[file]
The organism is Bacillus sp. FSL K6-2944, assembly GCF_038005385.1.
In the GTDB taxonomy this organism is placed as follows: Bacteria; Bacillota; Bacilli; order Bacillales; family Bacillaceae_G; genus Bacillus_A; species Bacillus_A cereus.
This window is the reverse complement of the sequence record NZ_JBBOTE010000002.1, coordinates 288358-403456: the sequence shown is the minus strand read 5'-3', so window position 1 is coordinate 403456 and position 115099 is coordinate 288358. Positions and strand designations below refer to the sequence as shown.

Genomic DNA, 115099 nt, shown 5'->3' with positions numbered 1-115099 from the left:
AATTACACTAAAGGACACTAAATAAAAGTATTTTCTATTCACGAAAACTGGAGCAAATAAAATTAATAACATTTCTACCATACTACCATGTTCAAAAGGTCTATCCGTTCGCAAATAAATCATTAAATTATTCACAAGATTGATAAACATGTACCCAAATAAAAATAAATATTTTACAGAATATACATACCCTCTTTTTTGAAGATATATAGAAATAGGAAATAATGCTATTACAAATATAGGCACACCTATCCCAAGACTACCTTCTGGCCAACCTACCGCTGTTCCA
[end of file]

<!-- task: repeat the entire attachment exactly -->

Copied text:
The organism is Bacillus sp. FSL K6-2944, assembly GCF_038005385.1.
In the GTDB taxonomy this organism is placed as follows: Bacteria; Bacillota; Bacilli; order Bacillales; family Bacillaceae_G; genus Bacillus_A; species Bacillus_A cereus.
This window is the reverse complement of the sequence record NZ_JBBOTE010000002.1, coordinates 288358-403456: the sequence shown is the minus strand read 5'-3', so window position 1 is coordinate 403456 and position 115099 is coordinate 288358. Positions and strand designations below refer to the sequence as shown.

Genomic DNA, 115099 nt, shown 5'->3' with positions numbered 1-115099 from the left:
AATTACACTAAAGGACACTAAATAAAAGTATTTTCTATTCACGAAAACTGGAGCAAATAAAATTAATAACATTTCTACCATACTACCATGTTCAAAAGGTCTATCCGTTCGCAAATAAATCATTAAATTATTCACAAGATTGATAAACATGTACCCAAATAAAAATAAATATTTTACAGAATATACATACCCTCTTTTTTGAAGATATATAGAAATAGGAAATAATGCTATTACAAATATAGGCACACCTATCCCAAGACTACCTTCTGGCCAACCTACCGCTGTTCCA